Are sponges the closest relatives of the rest of the animals?

March 21, 2021 • 9:30 am

A new paper in Nature Communications highlights an ongoing controversy in the evolution of animals: what are the closest relatives of living multicellular animals?

First, though, we need to refresh ourselves on what “animals” are. Merriam-Webster defines them adequately:

Any of a kingdom (Animalia) of living things including many-celled organisms and often many of the single-celled ones(such as protozoans) that typically differ from plants in having cells without cellulose walls, in lacking chlorophyll and the capacity for photosynthesis, in requiring more complex food materials (such as proteins), in being organized to a greater degree of complexity, and in having the capacity for spontaneous movement and rapid motor responses to stimulation.

We’re leaving out the single-celled “animals” here (under “outgroups” in the figure below) and concentrating on multicellular animals.

The multicellular animals include (as the phylogenies show below), Ctenophores, or comb jellies, Porifera (sponges), Placozoans (free living but small multicellular organisms), Cnidaria (corals, jellyfish, sea anemones and their relatives), and Bilateria (everything else; all animals with a head and tail end, as well as a belly and a back at some stage of their life, including echinoderms which have these features as larvae).  Over the years, a combination of developmental, morphological, and molecular analysis has given rise to the two conflicting family trees shown below.

Both trees are the same except for a dispute about the “animal outgroup” (the “breakaway group” or “sister group”), the closest living relative to the vast bulk of the animals, and the first group to branch off from the rest. One school, shown on the left, adheres to the ctenophores, or comb jellies, as this sister group. The other, shown on the right, maintains that sponges occupy this position, and ctenophores branched off later.


Here’s an example of a ctenophore (photos from Wikipedia):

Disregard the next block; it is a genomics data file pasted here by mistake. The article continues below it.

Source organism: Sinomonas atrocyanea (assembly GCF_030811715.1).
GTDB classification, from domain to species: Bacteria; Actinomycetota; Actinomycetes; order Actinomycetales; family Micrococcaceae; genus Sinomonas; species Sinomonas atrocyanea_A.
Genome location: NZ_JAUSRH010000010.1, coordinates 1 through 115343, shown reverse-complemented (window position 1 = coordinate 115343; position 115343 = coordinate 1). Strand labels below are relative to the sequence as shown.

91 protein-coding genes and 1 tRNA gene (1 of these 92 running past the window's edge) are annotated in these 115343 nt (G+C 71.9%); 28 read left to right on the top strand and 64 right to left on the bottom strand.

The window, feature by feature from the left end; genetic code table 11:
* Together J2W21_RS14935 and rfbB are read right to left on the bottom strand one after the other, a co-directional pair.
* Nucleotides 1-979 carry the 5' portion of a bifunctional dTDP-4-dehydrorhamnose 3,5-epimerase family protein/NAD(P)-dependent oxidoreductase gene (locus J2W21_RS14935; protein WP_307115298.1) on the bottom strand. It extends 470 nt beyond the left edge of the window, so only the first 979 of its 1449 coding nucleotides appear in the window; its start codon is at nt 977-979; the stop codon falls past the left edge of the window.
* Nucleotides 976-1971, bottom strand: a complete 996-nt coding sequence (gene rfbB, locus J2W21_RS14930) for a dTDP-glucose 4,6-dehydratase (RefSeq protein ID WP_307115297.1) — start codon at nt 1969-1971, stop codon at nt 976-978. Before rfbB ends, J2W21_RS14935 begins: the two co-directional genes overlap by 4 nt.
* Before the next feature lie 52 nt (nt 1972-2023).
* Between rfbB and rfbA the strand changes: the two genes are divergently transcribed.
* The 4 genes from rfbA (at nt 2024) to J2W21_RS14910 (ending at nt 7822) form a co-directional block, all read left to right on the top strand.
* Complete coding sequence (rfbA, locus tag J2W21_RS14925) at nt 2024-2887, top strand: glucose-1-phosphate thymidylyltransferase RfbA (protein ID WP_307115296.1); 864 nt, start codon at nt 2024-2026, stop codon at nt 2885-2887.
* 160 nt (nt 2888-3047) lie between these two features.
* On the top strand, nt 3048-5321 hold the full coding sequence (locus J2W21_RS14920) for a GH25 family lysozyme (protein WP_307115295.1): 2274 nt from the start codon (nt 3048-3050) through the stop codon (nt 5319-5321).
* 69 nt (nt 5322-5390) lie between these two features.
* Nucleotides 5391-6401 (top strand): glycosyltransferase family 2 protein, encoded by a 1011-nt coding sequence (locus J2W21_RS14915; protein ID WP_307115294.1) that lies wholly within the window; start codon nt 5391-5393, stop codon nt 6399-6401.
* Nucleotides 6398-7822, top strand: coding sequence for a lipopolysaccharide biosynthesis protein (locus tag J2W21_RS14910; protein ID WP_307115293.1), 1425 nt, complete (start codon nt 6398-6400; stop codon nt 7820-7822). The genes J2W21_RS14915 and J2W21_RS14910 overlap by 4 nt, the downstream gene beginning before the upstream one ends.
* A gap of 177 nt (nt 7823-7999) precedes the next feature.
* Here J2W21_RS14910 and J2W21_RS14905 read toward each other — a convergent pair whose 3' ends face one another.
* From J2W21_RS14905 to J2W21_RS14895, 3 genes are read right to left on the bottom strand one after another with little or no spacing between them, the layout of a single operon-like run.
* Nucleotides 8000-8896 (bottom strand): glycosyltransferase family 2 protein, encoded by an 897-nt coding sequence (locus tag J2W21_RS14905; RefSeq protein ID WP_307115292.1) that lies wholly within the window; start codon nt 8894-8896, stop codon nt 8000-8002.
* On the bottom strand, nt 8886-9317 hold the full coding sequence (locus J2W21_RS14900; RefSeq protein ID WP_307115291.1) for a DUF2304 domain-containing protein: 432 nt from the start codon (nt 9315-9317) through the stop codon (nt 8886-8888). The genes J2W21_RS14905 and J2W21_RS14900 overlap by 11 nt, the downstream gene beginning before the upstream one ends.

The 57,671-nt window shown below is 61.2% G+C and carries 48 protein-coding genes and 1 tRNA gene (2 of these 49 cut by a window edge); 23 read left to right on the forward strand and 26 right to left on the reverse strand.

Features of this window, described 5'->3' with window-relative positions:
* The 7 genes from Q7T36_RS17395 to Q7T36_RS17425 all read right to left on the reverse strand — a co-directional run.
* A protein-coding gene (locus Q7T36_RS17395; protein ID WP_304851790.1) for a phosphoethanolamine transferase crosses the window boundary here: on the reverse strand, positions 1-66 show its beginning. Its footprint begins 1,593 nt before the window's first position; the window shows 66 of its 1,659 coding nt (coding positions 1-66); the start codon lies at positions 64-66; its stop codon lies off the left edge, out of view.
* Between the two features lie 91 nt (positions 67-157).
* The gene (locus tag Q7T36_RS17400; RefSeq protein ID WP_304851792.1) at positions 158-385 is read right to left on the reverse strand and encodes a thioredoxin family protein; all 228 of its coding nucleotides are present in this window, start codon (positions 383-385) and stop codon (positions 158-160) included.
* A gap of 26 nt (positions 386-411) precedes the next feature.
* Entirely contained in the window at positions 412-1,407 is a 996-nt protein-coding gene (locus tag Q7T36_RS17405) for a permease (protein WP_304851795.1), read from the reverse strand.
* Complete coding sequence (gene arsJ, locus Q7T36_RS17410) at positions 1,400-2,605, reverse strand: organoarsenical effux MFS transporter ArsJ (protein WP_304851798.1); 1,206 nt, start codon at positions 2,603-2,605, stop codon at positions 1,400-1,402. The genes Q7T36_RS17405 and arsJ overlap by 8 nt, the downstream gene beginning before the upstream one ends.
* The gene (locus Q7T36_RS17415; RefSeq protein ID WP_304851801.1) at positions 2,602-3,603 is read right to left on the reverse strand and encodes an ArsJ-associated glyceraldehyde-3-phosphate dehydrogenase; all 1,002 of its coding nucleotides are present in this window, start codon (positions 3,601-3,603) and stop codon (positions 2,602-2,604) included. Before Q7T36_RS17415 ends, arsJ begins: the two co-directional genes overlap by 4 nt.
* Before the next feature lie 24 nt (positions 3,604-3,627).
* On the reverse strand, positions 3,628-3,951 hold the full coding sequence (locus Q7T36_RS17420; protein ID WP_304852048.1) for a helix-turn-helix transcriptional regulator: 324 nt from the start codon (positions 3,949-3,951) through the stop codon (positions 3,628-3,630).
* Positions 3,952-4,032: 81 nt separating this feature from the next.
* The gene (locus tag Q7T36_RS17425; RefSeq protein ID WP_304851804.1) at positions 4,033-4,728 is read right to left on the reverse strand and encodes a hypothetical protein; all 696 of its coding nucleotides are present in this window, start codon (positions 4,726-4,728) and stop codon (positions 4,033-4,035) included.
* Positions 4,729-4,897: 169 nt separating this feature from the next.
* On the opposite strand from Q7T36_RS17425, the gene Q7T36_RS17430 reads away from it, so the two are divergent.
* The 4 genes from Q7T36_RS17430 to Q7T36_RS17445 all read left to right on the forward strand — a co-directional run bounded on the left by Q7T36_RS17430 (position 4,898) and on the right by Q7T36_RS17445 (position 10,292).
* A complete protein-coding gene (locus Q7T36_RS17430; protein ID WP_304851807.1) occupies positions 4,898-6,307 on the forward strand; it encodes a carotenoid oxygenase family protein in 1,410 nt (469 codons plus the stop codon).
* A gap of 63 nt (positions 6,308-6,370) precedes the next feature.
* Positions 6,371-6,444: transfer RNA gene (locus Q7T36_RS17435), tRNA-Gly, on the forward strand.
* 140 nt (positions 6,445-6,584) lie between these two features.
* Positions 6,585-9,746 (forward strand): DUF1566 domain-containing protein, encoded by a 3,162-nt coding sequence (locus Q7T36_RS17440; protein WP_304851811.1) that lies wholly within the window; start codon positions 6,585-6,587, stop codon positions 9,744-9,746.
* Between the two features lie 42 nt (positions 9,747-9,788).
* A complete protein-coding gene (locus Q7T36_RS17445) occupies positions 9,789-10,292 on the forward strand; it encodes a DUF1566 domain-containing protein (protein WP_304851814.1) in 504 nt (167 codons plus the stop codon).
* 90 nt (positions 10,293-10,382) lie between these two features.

And a bunch of sponges:

Now the case for sponges as the sister group is based on the observation that ctenophores share unique features with the other animals, including elements of nervous systems, and (except for Placozoans) muscles and a tubelike digestive system (“gut”). But sponges have none of these. Moreover, sponges are made up of collared cells, or choanocytes, which are similar to “choanoflagellates“, singled-celled protozoans thought to be the closest relative to all the animals from sponges on down. This similarity implies that the common ancestor of multicellular animals might have been something spongelike, supporting the second phylogeny above. That implies that sponges changed relatively little after multicellular animals evolved, while everything else changed a lot more.

But some molecular phylogenies have suggested that the more complex ctenophores might be the outgroup instead of sponges.  This is a bit more problematic to both me and Matthew (see his BBC broadcast below), for if sponges are really more closely related to other animals than are ctenophores, why do ctenophores have muscles, nerves, and an in—>out digestive system like most other animals, but sponges lack these things? To hold that ctenophores are the sister group instead of sponges requires that you posit one of two possibilities:

A.) The common ancestor of all animals had nervous systems and muscles and a gut, which persist in all groups but the sponges, and the sponges lost these features. That seems unlikely, but it’s possible.


B.) The common ancestor of all animals lacked these features, but they evolved independently in the choanoflagellates and all other animals save sponges. This seems even more unlikely since it requires the independent evolution of three complex traits in two separate groups (ctenophores and [other animals minus sponges]).

This principle of “parsimony” alone suggests that sponges are the sister group, didn’t lose any of those features, and muscles, nerves, and a gut evolved only once.

The new article in Nature Communications supports the “sponges first” scenario. Click on the screenshot below to read the article, see the pdf here, and find the reference at the bottom of this post. The authors used a new way of making phylogenies using DNA data, dubbed “partition site-heterogeneous models” to eliminate artifacts that may have erroneously shown ctenophores as the sister group of other animals. I’m not going to explain that method and, to be sure, I don’t understand it. In fact, the main results of the paper for the layperson can be described very simply: the new method shows that sponges are the sister group to all animals, a result that makes sense.

I just gave you the punch line, but have to add that the controversy isn’t settled. It is settling, however, as more and more biologists come around to the “sponges split off first” scenario. (I won’t even mention the controversy about the placozoans and ctenophores, and where they fit with relationship to Cnidaria.) Let me just put in the authors’ paragraph where they say that their finding of sponges as the sister group of all other animals is definitive: (my emphasis):